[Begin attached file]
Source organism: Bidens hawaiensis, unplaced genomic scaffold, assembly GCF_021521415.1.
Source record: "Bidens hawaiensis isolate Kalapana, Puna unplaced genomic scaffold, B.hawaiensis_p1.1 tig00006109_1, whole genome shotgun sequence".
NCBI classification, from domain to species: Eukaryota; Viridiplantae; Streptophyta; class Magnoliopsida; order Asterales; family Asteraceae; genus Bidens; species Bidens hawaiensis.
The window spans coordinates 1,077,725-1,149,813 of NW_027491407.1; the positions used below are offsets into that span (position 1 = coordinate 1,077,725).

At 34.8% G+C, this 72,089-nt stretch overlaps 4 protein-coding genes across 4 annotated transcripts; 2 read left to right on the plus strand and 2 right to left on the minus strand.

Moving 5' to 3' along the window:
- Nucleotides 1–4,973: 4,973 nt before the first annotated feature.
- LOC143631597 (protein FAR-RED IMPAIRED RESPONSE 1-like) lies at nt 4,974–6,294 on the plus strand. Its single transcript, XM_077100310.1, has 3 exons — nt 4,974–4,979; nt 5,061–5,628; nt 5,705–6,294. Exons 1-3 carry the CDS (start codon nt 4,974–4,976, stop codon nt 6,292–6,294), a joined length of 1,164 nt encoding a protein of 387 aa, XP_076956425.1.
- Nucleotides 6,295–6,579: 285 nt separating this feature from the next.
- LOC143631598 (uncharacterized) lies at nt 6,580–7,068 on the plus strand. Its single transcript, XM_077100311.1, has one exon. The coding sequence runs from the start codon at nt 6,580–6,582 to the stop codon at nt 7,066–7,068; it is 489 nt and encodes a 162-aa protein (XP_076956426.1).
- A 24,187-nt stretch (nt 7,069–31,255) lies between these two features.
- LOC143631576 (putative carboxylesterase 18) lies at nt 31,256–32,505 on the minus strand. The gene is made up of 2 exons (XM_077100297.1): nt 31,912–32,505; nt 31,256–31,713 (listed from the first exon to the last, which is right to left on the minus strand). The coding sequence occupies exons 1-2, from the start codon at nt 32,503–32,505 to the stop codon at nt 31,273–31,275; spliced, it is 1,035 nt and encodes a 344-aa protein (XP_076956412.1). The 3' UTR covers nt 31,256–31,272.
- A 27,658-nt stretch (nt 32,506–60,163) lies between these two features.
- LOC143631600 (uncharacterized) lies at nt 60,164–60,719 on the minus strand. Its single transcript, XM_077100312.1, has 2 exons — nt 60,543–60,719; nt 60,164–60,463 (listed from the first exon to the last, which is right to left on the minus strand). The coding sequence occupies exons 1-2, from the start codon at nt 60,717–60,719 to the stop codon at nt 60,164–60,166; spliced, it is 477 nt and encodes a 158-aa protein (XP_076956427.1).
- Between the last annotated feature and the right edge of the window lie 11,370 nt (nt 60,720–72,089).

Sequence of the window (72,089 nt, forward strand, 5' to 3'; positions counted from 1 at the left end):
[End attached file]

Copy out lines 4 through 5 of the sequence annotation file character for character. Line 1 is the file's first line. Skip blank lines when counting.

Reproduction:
The window spans coordinates 1,077,725-1,149,813 of NW_027491407.1; the positions used below are offsets into that span (position 1 = coordinate 1,077,725).

At 34.8% G+C, this 72,089-nt stretch overlaps 4 protein-coding genes across 4 annotated transcripts; 2 read left to right on the plus strand and 2 right to left on the minus strand.